Shrill: Notes from a Loud Woman

Lindy West

Shrill: Notes from a Loud Woman
Quercus Publishing
United Kingdom
28 February 2017

Shrill: Notes from a Loud Woman

Lindy West

Guardian columnist Lindy West wasn’t always loud. It’s difficult to believe she was once a nerdy, overweight teen who wanted nothing more than to be invisible. Fortunately for women everywhere, along the road she found her voice - and how she found it!

That cripplingly shy girl who refused to make a sound, somehow grew up to be one of the loudest, shrillest, most fearless feminazis on the internet, making a living standing up for what’s right instead of what’s cool.

In Shrill, Lindy recounts how she went from being the butt of people’s jokes, to telling her own brand of jokes - ones that carry with them with a serious message and aren’t at someone else’s expense. She reveals the obstacles and stereotyping she’s had to overcome to make herself heard, in a society that doesn’t think women (especially fat women and feminists) are or can be funny.

She also tackles some of the most burning issues of popular culture today, taking a frank and provocative look at racism, oppression, fat-shaming, twitter-trolling and even rape culture, unpicking the bullshit and calling out unpalatable truths with conviction, intelligence and a large dose of her trademark black humour.


You might not be familiar with Lindy West’s name, but if you have even a passing familiarity with the internet you’re probably acquainted with her writing. Her eminently shareable columns deal with topics as diverse as body image, internet trolling, feminism, comedy, and why Love Actually is a terrible movie (she and I actually disagree there). Caitlin Moran calls her ‘Part of the Lady Mount Rushmore that includes Amy Schumer, Tina Fey, Sarah Silverman and Amy Poehler’, but for me Shrill eclipses the offerings from her fellow Lady-Mount-Rushmorites. It’s searingly funny, but never mean (which is a difficult feat to pull off), and self-deprecating without being disparaging.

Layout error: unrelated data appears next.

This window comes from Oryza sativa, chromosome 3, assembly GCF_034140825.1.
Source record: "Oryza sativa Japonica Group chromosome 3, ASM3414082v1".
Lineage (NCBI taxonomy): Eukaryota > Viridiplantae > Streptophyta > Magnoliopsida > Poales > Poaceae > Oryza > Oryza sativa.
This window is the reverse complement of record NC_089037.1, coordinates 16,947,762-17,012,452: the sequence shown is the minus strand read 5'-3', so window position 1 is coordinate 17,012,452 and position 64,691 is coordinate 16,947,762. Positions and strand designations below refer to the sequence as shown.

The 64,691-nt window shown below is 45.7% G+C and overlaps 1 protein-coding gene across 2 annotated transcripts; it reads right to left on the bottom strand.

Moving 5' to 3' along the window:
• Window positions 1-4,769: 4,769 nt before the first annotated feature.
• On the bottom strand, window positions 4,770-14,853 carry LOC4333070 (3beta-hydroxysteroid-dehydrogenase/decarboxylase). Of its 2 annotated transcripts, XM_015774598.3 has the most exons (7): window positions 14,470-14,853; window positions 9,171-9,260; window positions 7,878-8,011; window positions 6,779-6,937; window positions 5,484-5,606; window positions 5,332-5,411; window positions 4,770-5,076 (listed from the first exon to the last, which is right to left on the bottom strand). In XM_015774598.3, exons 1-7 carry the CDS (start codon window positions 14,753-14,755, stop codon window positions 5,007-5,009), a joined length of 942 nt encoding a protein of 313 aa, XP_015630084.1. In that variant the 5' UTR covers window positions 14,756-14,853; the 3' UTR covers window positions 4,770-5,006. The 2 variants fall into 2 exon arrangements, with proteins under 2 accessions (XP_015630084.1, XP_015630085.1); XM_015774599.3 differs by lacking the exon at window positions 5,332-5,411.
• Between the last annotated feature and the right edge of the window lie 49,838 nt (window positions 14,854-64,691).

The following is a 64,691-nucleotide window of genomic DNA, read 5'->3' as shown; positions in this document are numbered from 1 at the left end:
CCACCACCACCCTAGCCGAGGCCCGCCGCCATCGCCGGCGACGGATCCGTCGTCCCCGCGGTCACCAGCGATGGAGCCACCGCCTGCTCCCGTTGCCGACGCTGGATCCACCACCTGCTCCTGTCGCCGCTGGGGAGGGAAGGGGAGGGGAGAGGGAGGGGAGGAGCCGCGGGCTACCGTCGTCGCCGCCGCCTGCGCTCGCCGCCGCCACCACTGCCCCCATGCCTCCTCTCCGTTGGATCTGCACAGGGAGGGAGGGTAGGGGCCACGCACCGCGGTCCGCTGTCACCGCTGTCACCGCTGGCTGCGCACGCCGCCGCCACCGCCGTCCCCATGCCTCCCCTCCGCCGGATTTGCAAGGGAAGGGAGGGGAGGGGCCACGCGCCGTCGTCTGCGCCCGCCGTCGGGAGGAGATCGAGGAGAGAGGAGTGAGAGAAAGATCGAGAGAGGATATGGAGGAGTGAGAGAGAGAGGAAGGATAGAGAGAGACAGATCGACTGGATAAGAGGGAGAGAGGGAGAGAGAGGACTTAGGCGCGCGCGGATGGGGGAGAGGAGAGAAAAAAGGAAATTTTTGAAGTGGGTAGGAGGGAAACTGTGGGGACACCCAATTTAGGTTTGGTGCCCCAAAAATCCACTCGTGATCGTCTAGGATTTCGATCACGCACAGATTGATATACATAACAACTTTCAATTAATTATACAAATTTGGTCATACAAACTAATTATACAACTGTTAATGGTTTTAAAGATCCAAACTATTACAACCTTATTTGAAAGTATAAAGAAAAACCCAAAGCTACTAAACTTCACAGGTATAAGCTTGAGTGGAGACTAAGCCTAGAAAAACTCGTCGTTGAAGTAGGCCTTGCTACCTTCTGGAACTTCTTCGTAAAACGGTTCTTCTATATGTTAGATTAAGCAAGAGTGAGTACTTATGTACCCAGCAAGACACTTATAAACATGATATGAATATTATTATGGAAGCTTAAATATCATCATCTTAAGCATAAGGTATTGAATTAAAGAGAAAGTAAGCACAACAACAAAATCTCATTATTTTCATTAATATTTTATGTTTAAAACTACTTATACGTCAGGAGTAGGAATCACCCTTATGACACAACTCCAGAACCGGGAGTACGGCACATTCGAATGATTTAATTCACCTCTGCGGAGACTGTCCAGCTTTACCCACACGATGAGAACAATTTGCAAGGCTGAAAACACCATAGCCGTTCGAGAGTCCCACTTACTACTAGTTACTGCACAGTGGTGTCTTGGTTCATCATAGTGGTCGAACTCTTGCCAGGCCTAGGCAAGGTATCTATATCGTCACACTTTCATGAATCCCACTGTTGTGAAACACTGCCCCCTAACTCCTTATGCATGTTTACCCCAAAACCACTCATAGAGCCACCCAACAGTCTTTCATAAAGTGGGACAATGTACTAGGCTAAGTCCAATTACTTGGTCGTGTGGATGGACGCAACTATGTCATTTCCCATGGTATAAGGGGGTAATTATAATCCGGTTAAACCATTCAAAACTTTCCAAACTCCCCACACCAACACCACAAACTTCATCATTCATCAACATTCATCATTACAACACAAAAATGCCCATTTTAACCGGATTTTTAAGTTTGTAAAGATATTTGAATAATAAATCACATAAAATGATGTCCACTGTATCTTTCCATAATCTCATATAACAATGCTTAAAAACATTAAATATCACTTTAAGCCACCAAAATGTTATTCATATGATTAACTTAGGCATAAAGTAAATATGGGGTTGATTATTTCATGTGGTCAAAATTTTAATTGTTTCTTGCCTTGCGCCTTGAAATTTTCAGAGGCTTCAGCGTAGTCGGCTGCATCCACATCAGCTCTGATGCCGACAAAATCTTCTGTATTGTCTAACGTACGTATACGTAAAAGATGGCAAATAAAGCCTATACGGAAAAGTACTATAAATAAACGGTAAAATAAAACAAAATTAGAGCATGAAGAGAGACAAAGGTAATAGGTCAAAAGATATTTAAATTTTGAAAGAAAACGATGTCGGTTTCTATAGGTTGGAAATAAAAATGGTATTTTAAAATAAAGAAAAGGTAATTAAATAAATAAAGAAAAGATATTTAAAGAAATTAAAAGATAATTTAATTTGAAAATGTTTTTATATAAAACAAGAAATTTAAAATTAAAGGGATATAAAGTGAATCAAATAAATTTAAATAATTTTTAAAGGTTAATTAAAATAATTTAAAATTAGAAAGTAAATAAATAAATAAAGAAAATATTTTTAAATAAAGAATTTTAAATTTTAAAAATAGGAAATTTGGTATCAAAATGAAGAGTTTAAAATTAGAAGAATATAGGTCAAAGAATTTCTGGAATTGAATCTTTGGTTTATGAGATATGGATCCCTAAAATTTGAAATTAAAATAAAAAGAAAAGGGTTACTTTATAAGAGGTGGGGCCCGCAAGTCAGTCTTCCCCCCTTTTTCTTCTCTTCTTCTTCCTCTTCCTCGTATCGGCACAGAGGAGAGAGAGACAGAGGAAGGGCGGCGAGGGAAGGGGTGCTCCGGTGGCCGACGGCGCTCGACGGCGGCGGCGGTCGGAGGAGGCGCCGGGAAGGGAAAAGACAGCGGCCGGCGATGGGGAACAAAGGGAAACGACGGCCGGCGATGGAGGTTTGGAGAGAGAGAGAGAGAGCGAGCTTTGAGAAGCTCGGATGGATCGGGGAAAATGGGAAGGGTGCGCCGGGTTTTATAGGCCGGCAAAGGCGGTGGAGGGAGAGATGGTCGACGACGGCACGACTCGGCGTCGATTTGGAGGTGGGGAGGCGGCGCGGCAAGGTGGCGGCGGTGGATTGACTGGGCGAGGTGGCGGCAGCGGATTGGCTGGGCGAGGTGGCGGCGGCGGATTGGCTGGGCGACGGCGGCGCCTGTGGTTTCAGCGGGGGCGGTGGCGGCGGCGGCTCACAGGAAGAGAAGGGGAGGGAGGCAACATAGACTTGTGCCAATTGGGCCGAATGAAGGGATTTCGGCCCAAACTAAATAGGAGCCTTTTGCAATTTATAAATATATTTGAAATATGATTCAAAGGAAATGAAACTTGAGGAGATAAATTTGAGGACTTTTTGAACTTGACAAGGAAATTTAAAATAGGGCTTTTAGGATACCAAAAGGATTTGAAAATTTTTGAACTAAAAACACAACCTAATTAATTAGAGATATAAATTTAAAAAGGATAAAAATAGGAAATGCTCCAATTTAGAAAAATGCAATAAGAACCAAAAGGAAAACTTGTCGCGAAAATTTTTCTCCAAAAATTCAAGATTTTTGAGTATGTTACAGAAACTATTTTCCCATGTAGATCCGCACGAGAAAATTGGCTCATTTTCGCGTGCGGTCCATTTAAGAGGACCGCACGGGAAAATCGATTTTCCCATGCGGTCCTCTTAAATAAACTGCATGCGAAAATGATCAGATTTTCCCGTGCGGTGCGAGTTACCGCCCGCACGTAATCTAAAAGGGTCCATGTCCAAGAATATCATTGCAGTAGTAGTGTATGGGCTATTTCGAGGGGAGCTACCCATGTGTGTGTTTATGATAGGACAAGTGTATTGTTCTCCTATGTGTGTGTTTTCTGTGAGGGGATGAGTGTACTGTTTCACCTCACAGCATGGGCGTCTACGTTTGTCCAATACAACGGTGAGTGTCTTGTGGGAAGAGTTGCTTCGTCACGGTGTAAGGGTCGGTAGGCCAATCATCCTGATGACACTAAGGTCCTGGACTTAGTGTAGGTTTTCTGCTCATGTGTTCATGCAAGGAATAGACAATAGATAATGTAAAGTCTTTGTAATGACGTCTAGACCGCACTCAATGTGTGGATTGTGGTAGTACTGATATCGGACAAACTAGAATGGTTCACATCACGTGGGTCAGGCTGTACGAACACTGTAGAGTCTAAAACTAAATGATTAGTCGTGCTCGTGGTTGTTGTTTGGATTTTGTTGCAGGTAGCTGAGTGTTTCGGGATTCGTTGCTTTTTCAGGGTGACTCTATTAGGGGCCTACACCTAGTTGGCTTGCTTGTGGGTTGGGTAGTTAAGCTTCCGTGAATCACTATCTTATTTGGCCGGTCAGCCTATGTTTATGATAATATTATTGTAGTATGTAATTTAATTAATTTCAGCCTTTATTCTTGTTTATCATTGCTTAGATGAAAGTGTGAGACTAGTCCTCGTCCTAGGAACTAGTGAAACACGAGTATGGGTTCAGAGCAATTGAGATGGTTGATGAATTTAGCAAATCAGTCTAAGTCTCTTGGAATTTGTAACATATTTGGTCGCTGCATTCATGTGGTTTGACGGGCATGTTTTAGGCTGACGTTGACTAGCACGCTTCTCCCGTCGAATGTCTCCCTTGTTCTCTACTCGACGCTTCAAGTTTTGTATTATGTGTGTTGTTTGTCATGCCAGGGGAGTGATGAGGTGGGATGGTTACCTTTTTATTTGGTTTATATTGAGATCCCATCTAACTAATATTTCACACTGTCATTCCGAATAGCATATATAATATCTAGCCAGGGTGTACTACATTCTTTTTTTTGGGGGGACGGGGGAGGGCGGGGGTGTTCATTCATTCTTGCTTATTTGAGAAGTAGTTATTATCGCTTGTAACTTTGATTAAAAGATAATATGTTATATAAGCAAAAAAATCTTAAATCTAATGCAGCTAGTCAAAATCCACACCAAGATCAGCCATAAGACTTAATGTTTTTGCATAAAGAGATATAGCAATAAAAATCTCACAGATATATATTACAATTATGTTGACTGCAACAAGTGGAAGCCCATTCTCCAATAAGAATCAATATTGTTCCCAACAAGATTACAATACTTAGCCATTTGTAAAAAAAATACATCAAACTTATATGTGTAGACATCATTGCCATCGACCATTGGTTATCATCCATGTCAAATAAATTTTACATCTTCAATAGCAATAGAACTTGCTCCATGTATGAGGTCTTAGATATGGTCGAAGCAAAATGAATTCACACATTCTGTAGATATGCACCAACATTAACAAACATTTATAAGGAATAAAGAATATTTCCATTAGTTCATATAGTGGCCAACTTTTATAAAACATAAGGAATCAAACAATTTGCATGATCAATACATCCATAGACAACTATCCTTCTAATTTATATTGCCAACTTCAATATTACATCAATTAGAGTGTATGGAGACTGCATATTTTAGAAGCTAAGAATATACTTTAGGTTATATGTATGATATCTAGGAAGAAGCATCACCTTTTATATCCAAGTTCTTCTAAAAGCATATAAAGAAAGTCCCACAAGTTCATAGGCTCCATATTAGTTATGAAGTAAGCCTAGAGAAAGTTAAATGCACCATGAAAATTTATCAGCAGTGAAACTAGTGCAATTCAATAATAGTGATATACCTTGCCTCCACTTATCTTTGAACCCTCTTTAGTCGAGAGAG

West’s incredible observations of the world around her are succinct and extraordinarily honest. From her early childhood attempts to identify who she, as a fat girl, got to have as a female role model (The Queen of Hearts? Miss Piggy? Ursula The Seawitch?) to the grief of losing her beloved father to cancer, and then having to deal with an internet troll assuming her father’s likeness in order to abuse her on Twitter, Shrill is candid, real, and heartfelt.

Each chapter is a self contained essay, but there’s an overarching narrative to the book. The chapter on puberty segues beautifully into an exploration of body image, and her experience standing up against the abusive fat-shaming she witnessed as a writer for The Stranger informs her response to the ‘Can rape jokes be funny?’ debate that put her in the frontline of misogynist abuse online a few years later.

West doesn’t shy away from uncomfortable issues – she’s upfront about everything from her first period to her abortion – but she’s never heavy-handed in trying to push an agenda on the reader. She made me laugh. She made me cry. And she made me think. And that’s the best thing you can say about a book, surely.

Lian Hingee

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